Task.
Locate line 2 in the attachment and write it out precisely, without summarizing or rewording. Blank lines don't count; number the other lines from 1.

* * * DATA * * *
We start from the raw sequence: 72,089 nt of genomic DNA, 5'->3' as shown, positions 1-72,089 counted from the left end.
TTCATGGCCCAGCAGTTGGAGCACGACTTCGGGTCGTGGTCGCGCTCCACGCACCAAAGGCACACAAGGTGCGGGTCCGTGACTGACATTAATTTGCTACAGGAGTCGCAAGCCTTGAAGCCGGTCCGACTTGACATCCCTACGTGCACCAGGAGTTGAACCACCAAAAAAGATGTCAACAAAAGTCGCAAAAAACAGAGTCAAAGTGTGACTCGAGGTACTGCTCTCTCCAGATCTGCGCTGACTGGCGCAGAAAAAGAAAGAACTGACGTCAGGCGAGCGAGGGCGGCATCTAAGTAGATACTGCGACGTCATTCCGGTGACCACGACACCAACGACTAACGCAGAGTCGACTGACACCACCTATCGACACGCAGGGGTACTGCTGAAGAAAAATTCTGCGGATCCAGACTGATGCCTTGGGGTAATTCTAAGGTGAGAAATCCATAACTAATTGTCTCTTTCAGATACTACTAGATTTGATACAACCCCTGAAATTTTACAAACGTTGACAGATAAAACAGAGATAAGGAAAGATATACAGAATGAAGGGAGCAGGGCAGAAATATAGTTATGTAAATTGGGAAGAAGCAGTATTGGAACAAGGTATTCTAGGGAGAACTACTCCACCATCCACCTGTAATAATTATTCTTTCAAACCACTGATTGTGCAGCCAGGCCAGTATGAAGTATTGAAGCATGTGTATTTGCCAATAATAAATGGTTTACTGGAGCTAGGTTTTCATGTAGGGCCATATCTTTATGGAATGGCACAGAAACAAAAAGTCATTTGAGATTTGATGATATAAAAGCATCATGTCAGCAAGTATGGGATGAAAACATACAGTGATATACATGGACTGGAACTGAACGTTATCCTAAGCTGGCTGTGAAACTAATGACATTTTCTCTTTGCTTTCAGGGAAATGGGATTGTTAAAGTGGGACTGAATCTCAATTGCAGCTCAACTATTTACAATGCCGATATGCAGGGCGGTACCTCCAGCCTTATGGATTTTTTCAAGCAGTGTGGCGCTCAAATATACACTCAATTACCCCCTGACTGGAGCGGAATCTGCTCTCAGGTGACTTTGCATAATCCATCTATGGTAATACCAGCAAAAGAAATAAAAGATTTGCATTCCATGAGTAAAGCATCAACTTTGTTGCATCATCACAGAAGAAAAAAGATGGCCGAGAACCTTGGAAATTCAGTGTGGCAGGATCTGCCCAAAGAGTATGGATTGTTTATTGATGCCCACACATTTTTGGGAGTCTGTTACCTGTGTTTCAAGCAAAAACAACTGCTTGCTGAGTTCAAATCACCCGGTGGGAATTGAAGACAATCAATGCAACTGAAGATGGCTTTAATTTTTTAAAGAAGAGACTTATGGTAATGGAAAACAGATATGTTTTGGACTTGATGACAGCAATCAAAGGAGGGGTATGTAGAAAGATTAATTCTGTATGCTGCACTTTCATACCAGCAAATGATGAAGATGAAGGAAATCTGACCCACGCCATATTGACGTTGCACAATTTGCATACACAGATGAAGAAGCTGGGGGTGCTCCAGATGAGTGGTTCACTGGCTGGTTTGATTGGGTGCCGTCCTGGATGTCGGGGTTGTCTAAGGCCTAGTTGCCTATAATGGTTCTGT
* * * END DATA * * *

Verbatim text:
TTCATGGCCCAGCAGTTGGAGCACGACTTCGGGTCGTGGTCGCGCTCCACGCACCAAAGGCACACAAGGTGCGGGTCCGTGACTGACATTAATTTGCTACAGGAGTCGCAAGCCTTGAAGCCGGTCCGACTTGACATCCCTACGTGCACCAGGAGTTGAACCACCAAAAAAGATGTCAACAAAAGTCGCAAAAAACAGAGTCAAAGTGTGACTCGAGGTACTGCTCTCTCCAGATCTGCGCTGACTGGCGCAGAAAAAGAAAGAACTGACGTCAGGCGAGCGAGGGCGGCATCTAAGTAGATACTGCGACGTCATTCCGGTGACCACGACACCAACGACTAACGCAGAGTCGACTGACACCACCTATCGACACGCAGGGGTACTGCTGAAGAAAAATTCTGCGGATCCAGACTGATGCCTTGGGGTAATTCTAAGGTGAGAAATCCATAACTAATTGTCTCTTTCAGATACTACTAGATTTGATACAACCCCTGAAATTTTACAAACGTTGACAGATAAAACAGAGATAAGGAAAGATATACAGAATGAAGGGAGCAGGGCAGAAATATAGTTATGTAAATTGGGAAGAAGCAGTATTGGAACAAGGTATTCTAGGGAGAACTACTCCACCATCCACCTGTAATAATTATTCTTTCAAACCACTGATTGTGCAGCCAGGCCAGTATGAAGTATTGAAGCATGTGTATTTGCCAATAATAAATGGTTTACTGGAGCTAGGTTTTCATGTAGGGCCATATCTTTATGGAATGGCACAGAAACAAAAAGTCATTTGAGATTTGATGATATAAAAGCATCATGTCAGCAAGTATGGGATGAAAACATACAGTGATATACATGGACTGGAACTGAACGTTATCCTAAGCTGGCTGTGAAACTAATGACATTTTCTCTTTGCTTTCAGGGAAATGGGATTGTTAAAGTGGGACTGAATCTCAATTGCAGCTCAACTATTTACAATGCCGATATGCAGGGCGGTACCTCCAGCCTTATGGATTTTTTCAAGCAGTGTGGCGCTCAAATATACACTCAATTACCCCCTGACTGGAGCGGAATCTGCTCTCAGGTGACTTTGCATAATCCATCTATGGTAATACCAGCAAAAGAAATAAAAGATTTGCATTCCATGAGTAAAGCATCAACTTTGTTGCATCATCACAGAAGAAAAAAGATGGCCGAGAACCTTGGAAATTCAGTGTGGCAGGATCTGCCCAAAGAGTATGGATTGTTTATTGATGCCCACACATTTTTGGGAGTCTGTTACCTGTGTTTCAAGCAAAAACAACTGCTTGCTGAGTTCAAATCACCCGGTGGGAATTGAAGACAATCAATGCAACTGAAGATGGCTTTAATTTTTTAAAGAAGAGACTTATGGTAATGGAAAACAGATATGTTTTGGACTTGATGACAGCAATCAAAGGAGGGGTATGTAGAAAGATTAATTCTGTATGCTGCACTTTCATACCAGCAAATGATGAAGATGAAGGAAATCTGACCCACGCCATATTGACGTTGCACAATTTGCATACACAGATGAAGAAGCTGGGGGTGCTCCAGATGAGTGGTTCACTGGCTGGTTTGATTGGGTGCCGTCCTGGATGTCGGGGTTGTCTAAGGCCTAGTTGCCTATAATGGTTCTGT